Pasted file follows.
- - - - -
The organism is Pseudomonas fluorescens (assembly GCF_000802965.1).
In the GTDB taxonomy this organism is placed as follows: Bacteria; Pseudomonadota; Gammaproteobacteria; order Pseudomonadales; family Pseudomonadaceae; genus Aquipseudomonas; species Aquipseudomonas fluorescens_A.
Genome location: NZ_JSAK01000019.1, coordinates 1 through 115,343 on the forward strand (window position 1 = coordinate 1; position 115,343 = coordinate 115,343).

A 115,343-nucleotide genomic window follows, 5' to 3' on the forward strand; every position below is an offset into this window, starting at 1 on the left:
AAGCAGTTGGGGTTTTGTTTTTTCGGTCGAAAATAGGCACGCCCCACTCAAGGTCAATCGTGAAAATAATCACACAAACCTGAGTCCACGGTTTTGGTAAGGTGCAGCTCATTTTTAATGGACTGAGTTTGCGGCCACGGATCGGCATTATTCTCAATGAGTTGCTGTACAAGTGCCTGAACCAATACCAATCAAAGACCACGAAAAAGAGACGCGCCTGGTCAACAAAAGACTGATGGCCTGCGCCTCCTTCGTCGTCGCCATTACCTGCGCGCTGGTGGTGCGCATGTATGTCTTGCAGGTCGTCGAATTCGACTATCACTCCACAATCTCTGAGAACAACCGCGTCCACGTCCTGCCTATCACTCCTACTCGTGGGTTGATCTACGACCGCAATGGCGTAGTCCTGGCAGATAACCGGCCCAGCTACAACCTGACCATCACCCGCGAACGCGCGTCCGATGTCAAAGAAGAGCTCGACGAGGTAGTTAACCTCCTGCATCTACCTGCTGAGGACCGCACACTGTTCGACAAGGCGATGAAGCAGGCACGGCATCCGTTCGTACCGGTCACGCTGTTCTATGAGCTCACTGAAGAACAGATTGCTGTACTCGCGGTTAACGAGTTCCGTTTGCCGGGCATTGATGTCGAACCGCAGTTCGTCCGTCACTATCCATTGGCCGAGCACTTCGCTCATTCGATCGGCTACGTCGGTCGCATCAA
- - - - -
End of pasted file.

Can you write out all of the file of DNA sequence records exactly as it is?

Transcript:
The organism is Pseudomonas fluorescens (assembly GCF_000802965.1).
In the GTDB taxonomy this organism is placed as follows: Bacteria; Pseudomonadota; Gammaproteobacteria; order Pseudomonadales; family Pseudomonadaceae; genus Aquipseudomonas; species Aquipseudomonas fluorescens_A.
Genome location: NZ_JSAK01000019.1, coordinates 1 through 115,343 on the forward strand (window position 1 = coordinate 1; position 115,343 = coordinate 115,343).

A 115,343-nucleotide genomic window follows, 5' to 3' on the forward strand; every position below is an offset into this window, starting at 1 on the left:
AAGCAGTTGGGGTTTTGTTTTTTCGGTCGAAAATAGGCACGCCCCACTCAAGGTCAATCGTGAAAATAATCACACAAACCTGAGTCCACGGTTTTGGTAAGGTGCAGCTCATTTTTAATGGACTGAGTTTGCGGCCACGGATCGGCATTATTCTCAATGAGTTGCTGTACAAGTGCCTGAACCAATACCAATCAAAGACCACGAAAAAGAGACGCGCCTGGTCAACAAAAGACTGATGGCCTGCGCCTCCTTCGTCGTCGCCATTACCTGCGCGCTGGTGGTGCGCATGTATGTCTTGCAGGTCGTCGAATTCGACTATCACTCCACAATCTCTGAGAACAACCGCGTCCACGTCCTGCCTATCACTCCTACTCGTGGGTTGATCTACGACCGCAATGGCGTAGTCCTGGCAGATAACCGGCCCAGCTACAACCTGACCATCACCCGCGAACGCGCGTCCGATGTCAAAGAAGAGCTCGACGAGGTAGTTAACCTCCTGCATCTACCTGCTGAGGACCGCACACTGTTCGACAAGGCGATGAAGCAGGCACGGCATCCGTTCGTACCGGTCACGCTGTTCTATGAGCTCACTGAAGAACAGATTGCTGTACTCGCGGTTAACGAGTTCCGTTTGCCGGGCATTGATGTCGAACCGCAGTTCGTCCGTCACTATCCATTGGCCGAGCACTTCGCTCATTCGATCGGCTACGTCGGTCGCATCAA